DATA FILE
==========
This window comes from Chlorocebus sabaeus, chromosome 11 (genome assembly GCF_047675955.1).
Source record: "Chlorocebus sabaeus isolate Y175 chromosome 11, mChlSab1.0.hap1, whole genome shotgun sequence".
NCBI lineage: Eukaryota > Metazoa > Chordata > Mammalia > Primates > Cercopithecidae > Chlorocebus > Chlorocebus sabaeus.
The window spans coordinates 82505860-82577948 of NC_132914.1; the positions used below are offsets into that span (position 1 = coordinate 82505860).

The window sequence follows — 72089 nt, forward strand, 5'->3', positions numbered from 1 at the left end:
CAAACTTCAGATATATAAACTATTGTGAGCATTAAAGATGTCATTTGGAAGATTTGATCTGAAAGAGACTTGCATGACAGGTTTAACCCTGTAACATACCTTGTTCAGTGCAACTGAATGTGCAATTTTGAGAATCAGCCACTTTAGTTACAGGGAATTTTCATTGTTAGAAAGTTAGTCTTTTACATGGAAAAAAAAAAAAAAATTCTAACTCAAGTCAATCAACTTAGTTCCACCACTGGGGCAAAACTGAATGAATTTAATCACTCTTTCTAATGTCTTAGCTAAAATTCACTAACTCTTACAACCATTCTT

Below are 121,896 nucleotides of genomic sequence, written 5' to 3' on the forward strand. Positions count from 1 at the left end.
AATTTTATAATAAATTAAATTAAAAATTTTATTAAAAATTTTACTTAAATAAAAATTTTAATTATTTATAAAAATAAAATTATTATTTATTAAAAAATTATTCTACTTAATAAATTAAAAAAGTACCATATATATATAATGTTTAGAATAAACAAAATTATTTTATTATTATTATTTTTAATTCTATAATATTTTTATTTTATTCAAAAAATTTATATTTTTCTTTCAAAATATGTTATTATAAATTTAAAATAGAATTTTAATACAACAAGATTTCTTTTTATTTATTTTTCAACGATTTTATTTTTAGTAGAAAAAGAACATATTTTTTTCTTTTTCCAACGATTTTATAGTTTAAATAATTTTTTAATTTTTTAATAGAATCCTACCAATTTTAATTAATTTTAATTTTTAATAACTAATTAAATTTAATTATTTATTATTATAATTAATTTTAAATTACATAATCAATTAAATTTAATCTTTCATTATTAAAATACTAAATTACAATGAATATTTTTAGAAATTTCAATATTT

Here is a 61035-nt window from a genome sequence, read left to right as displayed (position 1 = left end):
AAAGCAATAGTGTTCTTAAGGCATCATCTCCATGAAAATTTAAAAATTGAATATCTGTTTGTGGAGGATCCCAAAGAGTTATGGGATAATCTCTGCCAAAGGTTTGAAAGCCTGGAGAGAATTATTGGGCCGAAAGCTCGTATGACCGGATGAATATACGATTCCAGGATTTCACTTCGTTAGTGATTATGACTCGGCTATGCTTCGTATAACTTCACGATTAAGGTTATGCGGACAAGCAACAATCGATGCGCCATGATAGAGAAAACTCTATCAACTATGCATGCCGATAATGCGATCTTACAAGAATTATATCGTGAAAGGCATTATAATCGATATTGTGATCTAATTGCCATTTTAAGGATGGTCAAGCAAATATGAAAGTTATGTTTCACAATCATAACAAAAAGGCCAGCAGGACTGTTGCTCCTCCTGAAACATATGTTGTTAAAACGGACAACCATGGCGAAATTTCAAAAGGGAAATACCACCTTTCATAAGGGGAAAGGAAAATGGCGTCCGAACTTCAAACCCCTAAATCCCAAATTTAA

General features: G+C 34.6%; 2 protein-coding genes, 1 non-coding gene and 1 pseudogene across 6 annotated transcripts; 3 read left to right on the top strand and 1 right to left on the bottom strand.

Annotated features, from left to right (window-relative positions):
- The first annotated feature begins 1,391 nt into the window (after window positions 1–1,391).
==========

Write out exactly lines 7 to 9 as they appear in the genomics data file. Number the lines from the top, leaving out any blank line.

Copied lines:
Below are 121,896 nucleotides of genomic sequence, written 5' to 3' on the forward strand. Positions count from 1 at the left end.
AATTTTATAATAAATTAAATTAAAAATTTTATTAAAAATTTTACTTAAATAAAAATTTTAATTATTTATAAAAATAAAATTATTATTTATTAAAAAATTATTCTACTTAATAAATTAAAAAAGTACCATATATATATAATGTTTAGAATAAACAAAATTATTTTATTATTATTATTTTTAATTCTATAATATTTTTATTTTATTCAAAAAATTTATATTTTTCTTTCAAAATATGTTATTATAAATTTAAAATAGAATTTTAATACAACAAGATTTCTTTTTATTTATTTTTCAACGATTTTATTTTTAGTAGAAAAAGAACATATTTTTTTCTTTTTCCAACGATTTTATAGTTTAAATAATTTTTTAATTTTTTAATAGAATCCTACCAATTTTAATTAATTTTAATTTTTAATAACTAATTAAATTTAATTATTTATTATTATAATTAATTTTAAATTACATAATCAATTAAATTTAATCTTTCATTATTAAAATACTAAATTACAATGAATATTTTTAGAAATTTCAATATTT

Here is a 61035-nt window from a genome sequence, read left to right as displayed (position 1 = left end):